Rigor mortis is not permanent. Many people wrongly believe it is. Over about one to two days, rigor mortis eases and the body of the animal becomes somewhat pliable again. 

During the fresh stage of decomposition, chemicals, enzymes, and bacteria contained in an animal’s body begin to break it down. For example, in a human, bacteria contained in the pancreas and intestines begin to attack those organs. Within a couple of days, these organs are consumed, resulting in the release of tremendous amounts of bacteria, bacteria that proceeds to flood the rest of an animal’s body. This usher in the second stage of decomposition. 

Bloat Stage

The bloat stage represents the point in time when the decomposition process becomes externally noticeable. As the name assigned to this stage indicates, animal remains begin to noticeably bloat at this juncture. This is the result of gasses building up in an animal’s body. 

Other changes in the external appearance of an animal’s body also occur at this stage. These can include discoloration of the skin of certain animals. In addition to visible changes at the bloat stage, foul odors associated with decomposition begin to be released from an animal’s body.

Active Decay Stage

The active decay stage is when the most significant amount of a dead animal’s body mass is lost. This occurs as a result of the chemical bacteria’s actions occurring with the body itself. It also is a reality because scavengers of different types begin to attack a body as well. 

Advanced Decay Stage

At the advanced decay stage, there remains little of what scientifically is known as cadaveric material. This is biomatter like flesh that is subject to decay. The odors associated with decomposition will have dissipated by this stage as well.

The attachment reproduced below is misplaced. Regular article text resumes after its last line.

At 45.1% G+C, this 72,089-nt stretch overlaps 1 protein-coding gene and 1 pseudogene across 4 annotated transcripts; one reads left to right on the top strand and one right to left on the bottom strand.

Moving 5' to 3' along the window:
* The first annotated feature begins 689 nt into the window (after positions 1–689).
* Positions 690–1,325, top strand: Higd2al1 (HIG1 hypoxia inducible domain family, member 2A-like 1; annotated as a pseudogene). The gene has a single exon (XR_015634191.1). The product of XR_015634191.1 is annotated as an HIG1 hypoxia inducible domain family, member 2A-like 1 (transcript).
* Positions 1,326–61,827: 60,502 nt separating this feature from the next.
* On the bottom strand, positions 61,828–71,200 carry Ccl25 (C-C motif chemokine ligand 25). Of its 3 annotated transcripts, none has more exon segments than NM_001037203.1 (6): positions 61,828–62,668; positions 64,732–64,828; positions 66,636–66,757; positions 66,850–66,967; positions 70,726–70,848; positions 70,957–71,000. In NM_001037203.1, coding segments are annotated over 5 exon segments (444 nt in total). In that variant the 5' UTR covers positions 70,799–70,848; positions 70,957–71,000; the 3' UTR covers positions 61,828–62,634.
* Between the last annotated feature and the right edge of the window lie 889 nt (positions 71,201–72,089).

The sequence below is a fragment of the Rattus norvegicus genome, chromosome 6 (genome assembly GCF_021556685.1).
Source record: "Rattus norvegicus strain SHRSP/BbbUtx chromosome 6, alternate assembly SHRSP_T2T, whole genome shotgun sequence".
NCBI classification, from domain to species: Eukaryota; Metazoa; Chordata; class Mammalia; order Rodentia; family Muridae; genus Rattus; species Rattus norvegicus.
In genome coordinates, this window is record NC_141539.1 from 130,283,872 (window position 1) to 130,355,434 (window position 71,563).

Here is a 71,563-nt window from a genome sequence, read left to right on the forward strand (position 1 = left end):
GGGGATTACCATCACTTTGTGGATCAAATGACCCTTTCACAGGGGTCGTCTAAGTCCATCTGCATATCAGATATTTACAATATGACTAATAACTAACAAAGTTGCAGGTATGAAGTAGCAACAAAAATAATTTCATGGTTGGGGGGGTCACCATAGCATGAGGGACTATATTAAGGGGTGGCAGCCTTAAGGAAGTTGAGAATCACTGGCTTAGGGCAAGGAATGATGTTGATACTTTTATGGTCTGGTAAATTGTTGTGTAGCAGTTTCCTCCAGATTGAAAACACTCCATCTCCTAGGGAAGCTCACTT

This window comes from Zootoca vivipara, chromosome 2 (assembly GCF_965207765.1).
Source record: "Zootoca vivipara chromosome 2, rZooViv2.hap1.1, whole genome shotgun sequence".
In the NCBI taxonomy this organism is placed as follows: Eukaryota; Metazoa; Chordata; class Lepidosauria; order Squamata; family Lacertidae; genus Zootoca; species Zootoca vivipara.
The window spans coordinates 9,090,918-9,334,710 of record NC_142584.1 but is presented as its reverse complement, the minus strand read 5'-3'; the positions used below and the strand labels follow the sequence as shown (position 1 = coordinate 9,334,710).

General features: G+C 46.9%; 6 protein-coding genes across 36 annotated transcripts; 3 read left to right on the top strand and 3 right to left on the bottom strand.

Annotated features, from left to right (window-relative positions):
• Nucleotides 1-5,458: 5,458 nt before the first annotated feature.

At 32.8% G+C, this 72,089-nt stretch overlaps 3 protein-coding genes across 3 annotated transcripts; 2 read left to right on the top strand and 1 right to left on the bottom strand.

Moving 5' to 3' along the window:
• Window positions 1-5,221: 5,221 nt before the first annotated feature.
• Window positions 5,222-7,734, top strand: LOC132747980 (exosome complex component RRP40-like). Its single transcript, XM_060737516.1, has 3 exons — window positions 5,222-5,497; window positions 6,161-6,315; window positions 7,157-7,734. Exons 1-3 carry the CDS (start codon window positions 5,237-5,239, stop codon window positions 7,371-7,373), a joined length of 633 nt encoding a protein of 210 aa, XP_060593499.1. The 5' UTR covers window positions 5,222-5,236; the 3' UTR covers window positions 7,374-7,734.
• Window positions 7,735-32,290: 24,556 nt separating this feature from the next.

Dry Remains Stage

The final element of the definition of decomposition is the last stage of the process. This is known as the dry remains stage. By this time, what remains of an animal’s body are generally dried bones. 

Having an understanding of the definition of decomposition provides you with insights on how the remains of an animal can be dealt with once this process commences. The decomposition process can create a biohazardous situation that necessitates the use of appropriate personal protective equipment and thorough, comprehensive remediation of any area potentially contaminated as the result of the decomposing animal’s body. 

Author

Emily Kil

Co-Owner of Eco Bear Biohazard Cleaning Company

Together with her husband, Emily Kil is co-owner of Eco Bear, a leading biohazard remediation company in Southern California. An experienced entrepreneur, Emily assisted in founding Eco Bear as a means of combining her business experience with her desire to provide assistance to people facing challenging circumstances. Emily regularly writes about her first-hand experiences providing services such as biohazard cleanup, suicide cleanup, crime scene cleanup, unattended death cleanup, infectious disease disinfection and other types of difficult remediations in homes and businesses.